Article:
Italy, Russia, China,

Singapore, and the United States.



Sep 8, 2011

20, 21 AND 33

Complainant uses the trademark to designate shoes, bags and other luxury goods which it sells through proprietary and licensed retail channels and from its website. Its Italian registration No. 545705 has been in effect since 1989 but the mark has been used there since 1981.

Complainant owns the domain name <loriblu.com> and a number of other domain names which incorporate the trademark LORIBLU.

Respondent registered the Disputed Domain Names <loribluscarpe.com>, <loribluscarpe.net> and <loribluscarpe.org> on February 11, 2013.

In this case, when the Disputed Domain Names are typed in, each redirects traffic to <loribluscarpe.net> which page contains information offering for sale shoes.

5. Parties’ Contentions

A. Complainant

Complainant cites its trademark registrations of the trademark LORIBLU in various countries as prima facie evidence of ownership.

Complainant submits that the trademark LORIBLU is well-known and that its rights in that trademark predate Respondent’s registration of the Disputed Domain Names. It submits that the Disputed Domain Names are confusingly similar to its trademark, because each Disputed Domain Name incorporates in its entirety the LORIBLU trademark (citing eBay, Inc. v. Progressive Life Awareness Network., WIPO Case No. D2001 0068), and that the similarity is not removed by the addition of the descriptive term “scarpe” which is Italian for “shoes”.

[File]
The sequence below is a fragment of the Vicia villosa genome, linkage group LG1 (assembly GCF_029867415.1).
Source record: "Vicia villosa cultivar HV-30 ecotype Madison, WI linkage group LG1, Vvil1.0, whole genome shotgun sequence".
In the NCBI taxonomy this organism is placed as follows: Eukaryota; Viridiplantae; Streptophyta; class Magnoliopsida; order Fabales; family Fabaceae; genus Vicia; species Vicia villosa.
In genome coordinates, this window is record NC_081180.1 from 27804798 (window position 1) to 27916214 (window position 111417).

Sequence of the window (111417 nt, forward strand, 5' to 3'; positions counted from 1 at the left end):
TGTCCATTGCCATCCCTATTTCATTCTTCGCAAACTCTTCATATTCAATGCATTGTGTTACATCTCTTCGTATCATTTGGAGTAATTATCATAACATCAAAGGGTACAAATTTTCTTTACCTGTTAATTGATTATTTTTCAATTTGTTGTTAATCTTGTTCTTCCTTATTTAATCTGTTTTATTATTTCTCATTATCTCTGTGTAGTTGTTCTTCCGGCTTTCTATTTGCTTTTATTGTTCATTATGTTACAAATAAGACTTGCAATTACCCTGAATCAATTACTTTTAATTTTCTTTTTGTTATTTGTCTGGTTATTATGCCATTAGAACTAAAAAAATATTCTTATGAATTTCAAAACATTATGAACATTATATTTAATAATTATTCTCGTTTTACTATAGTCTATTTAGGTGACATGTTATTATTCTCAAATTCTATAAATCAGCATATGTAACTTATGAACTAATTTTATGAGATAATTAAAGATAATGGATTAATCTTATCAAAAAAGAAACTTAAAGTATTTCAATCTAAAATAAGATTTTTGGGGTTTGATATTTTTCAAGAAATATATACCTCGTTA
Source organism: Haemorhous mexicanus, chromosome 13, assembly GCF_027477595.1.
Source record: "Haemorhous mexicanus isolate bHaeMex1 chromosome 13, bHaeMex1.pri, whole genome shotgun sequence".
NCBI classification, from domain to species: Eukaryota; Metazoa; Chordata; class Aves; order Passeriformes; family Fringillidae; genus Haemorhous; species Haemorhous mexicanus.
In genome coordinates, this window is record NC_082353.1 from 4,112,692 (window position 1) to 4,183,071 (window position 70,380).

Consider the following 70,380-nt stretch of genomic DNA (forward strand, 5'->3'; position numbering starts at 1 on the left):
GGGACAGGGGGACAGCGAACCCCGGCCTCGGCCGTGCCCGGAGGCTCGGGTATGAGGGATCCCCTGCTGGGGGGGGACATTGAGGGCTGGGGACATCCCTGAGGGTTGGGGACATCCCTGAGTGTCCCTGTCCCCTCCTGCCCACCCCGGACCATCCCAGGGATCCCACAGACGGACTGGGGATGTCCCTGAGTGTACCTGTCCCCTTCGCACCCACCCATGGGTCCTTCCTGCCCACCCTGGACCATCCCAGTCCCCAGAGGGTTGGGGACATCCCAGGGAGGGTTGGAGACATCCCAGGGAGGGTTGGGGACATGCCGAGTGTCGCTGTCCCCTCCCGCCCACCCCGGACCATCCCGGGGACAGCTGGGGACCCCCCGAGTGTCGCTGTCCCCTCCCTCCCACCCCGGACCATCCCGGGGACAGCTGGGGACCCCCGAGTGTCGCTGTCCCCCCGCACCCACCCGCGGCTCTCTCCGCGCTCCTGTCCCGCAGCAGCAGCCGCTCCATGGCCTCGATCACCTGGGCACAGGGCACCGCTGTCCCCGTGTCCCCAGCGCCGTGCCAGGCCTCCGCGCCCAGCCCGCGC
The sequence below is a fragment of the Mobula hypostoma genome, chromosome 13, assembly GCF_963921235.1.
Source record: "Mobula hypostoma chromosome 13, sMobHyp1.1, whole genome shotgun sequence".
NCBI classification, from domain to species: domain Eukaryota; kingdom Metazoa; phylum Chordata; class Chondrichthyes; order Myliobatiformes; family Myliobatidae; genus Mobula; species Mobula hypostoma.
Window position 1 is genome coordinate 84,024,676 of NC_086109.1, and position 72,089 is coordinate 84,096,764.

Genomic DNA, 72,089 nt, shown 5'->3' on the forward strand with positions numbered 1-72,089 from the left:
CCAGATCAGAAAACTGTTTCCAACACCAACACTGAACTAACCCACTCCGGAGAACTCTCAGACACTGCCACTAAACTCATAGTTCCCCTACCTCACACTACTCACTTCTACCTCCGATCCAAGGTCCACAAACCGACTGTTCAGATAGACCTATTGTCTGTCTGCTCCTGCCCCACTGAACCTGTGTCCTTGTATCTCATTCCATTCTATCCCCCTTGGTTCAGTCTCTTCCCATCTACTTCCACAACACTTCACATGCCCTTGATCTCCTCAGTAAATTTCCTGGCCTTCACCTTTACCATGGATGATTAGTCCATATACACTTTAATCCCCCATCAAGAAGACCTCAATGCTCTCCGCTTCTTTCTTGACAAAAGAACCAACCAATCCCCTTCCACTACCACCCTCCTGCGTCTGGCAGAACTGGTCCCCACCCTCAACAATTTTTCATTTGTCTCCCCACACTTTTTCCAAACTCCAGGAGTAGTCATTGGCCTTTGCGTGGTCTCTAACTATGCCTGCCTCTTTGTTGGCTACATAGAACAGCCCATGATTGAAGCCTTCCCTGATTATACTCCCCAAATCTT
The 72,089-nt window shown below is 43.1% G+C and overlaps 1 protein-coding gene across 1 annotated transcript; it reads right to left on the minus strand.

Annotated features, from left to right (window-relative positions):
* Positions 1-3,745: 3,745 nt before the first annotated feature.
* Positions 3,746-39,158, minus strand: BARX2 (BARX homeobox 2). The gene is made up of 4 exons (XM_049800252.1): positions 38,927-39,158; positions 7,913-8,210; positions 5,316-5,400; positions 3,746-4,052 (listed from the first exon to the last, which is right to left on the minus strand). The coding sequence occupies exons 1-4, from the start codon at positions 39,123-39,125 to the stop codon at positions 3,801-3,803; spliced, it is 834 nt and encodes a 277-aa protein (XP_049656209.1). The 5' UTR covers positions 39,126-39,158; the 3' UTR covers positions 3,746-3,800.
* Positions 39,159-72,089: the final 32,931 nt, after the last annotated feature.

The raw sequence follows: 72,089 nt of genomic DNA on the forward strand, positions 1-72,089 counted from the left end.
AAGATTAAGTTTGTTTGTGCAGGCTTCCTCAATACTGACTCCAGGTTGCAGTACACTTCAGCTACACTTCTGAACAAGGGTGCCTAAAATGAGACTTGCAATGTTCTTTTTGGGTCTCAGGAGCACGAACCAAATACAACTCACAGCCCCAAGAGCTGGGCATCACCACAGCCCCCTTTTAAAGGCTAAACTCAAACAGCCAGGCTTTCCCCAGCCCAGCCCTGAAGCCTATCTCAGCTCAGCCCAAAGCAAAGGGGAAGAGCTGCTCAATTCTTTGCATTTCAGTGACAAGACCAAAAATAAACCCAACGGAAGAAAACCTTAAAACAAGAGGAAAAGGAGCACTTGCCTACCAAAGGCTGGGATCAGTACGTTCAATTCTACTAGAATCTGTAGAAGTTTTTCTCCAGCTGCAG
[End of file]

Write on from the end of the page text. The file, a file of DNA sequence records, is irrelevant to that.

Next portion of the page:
Complainant contends that Respondent sells counterfeit goods on its websites but that Respondent is not an authorized re-seller, has no license from Complainant and does not sell Complainant’s trademarked goods under the infringing websites. As a consequence, Complainant contends, Respondent fails to demonstrate that it has rights or legitimate interests in the Disputed Domain Names.

Finally, Complainant alleges that the registration and use of the Disputed Domain Names was, and currently is, in bad faith, contrary to the Policy, paragraphs 4(a)(iii) and 4(b) and the Rules, paragraph 3(b)(ix)(3), as “Respondent’s scheme to sell counterfeit products through the Disputed Domain Names

indicates bad faith registration and use of the LORIBLU Marks.”

B. Respondent

The Respondent did not reply to the Complainant’s contentions.

6. Discussion and Findings

Under paragraph 4(a) of the Policy, the complainant has the burden of proving the following:

(i) that the disputed domain names are identical or confusingly similar to a trademark or service mark in which the complainant has rights; and

(ii) that the respondent has no rights or legitimate interests in respect of the disputed domain names; and

(iii) that the disputed domain names have been registered and are being used in bad faith.

A. Identical or Confusingly Similar

The propriety of a domain name registration may be questioned by comparing it to a trademark registered in any country (see Thaigem Global Marketing Limited v. Sanchai Aree, WIPO Case No. D2002-0358). The Panel finds that Complainant has rights in the mark LORIBLU in Italy pursuant to Italian Registration No. 545705 registered on November 6, 1989.